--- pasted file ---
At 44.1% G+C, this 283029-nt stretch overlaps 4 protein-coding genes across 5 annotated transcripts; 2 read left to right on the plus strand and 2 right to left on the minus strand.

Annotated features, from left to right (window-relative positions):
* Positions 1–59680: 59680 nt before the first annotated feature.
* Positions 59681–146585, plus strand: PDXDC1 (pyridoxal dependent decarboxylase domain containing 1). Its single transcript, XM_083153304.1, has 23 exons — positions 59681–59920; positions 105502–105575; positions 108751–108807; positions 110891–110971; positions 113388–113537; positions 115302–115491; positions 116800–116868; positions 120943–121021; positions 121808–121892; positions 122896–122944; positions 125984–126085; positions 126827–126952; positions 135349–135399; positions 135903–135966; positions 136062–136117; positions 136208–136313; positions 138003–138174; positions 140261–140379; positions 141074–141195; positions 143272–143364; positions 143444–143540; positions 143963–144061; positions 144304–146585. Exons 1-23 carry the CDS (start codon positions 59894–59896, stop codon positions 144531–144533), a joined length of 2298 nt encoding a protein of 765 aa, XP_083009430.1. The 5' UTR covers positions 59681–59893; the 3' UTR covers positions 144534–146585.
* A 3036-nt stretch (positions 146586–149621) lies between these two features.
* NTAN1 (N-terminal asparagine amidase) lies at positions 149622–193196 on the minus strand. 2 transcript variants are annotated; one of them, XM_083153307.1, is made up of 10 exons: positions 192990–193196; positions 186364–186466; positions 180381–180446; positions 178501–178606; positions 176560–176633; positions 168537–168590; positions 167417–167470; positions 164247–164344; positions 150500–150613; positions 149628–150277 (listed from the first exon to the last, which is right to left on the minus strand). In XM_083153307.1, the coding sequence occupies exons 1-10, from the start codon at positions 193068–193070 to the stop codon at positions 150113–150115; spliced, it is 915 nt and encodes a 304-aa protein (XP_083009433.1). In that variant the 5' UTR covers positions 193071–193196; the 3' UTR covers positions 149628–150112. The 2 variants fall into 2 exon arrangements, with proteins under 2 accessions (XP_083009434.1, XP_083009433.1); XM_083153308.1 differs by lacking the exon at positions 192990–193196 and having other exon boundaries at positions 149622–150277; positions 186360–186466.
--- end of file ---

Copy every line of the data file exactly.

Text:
At 44.1% G+C, this 283029-nt stretch overlaps 4 protein-coding genes across 5 annotated transcripts; 2 read left to right on the plus strand and 2 right to left on the minus strand.

Annotated features, from left to right (window-relative positions):
* Positions 1–59680: 59680 nt before the first annotated feature.
* Positions 59681–146585, plus strand: PDXDC1 (pyridoxal dependent decarboxylase domain containing 1). Its single transcript, XM_083153304.1, has 23 exons — positions 59681–59920; positions 105502–105575; positions 108751–108807; positions 110891–110971; positions 113388–113537; positions 115302–115491; positions 116800–116868; positions 120943–121021; positions 121808–121892; positions 122896–122944; positions 125984–126085; positions 126827–126952; positions 135349–135399; positions 135903–135966; positions 136062–136117; positions 136208–136313; positions 138003–138174; positions 140261–140379; positions 141074–141195; positions 143272–143364; positions 143444–143540; positions 143963–144061; positions 144304–146585. Exons 1-23 carry the CDS (start codon positions 59894–59896, stop codon positions 144531–144533), a joined length of 2298 nt encoding a protein of 765 aa, XP_083009430.1. The 5' UTR covers positions 59681–59893; the 3' UTR covers positions 144534–146585.
* A 3036-nt stretch (positions 146586–149621) lies between these two features.
* NTAN1 (N-terminal asparagine amidase) lies at positions 149622–193196 on the minus strand. 2 transcript variants are annotated; one of them, XM_083153307.1, is made up of 10 exons: positions 192990–193196; positions 186364–186466; positions 180381–180446; positions 178501–178606; positions 176560–176633; positions 168537–168590; positions 167417–167470; positions 164247–164344; positions 150500–150613; positions 149628–150277 (listed from the first exon to the last, which is right to left on the minus strand). In XM_083153307.1, the coding sequence occupies exons 1-10, from the start codon at positions 193068–193070 to the stop codon at positions 150113–150115; spliced, it is 915 nt and encodes a 304-aa protein (XP_083009433.1). In that variant the 5' UTR covers positions 193071–193196; the 3' UTR covers positions 149628–150112. The 2 variants fall into 2 exon arrangements, with proteins under 2 accessions (XP_083009434.1, XP_083009433.1); XM_083153308.1 differs by lacking the exon at positions 192990–193196 and having other exon boundaries at positions 149622–150277; positions 186360–186466.